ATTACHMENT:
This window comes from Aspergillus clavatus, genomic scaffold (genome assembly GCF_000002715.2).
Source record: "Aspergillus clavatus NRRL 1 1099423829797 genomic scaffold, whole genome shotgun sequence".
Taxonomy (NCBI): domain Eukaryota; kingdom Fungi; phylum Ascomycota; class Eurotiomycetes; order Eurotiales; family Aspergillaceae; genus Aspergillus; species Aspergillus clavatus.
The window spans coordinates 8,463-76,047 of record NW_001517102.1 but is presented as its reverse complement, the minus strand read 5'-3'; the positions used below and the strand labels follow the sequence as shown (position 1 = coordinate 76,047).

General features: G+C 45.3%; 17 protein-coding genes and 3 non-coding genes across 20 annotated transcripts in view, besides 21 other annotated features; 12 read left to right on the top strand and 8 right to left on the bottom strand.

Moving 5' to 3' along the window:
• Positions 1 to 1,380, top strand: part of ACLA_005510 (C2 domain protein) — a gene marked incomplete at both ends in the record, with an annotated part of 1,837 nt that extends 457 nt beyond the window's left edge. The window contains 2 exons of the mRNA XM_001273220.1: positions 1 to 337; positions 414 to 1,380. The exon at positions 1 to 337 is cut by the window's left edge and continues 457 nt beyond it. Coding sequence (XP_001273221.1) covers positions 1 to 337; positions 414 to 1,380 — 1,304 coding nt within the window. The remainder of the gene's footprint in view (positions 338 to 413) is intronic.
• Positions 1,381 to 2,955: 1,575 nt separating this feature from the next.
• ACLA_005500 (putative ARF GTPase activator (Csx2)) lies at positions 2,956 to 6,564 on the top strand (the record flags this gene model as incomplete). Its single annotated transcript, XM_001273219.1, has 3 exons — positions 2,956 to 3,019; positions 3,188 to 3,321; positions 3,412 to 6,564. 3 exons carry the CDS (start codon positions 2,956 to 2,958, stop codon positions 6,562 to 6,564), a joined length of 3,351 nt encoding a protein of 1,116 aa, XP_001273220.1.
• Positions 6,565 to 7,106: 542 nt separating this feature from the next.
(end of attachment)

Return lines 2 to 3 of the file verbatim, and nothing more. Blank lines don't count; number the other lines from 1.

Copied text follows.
Source record: "Aspergillus clavatus NRRL 1 1099423829797 genomic scaffold, whole genome shotgun sequence".
Taxonomy (NCBI): domain Eukaryota; kingdom Fungi; phylum Ascomycota; class Eurotiomycetes; order Eurotiales; family Aspergillaceae; genus Aspergillus; species Aspergillus clavatus.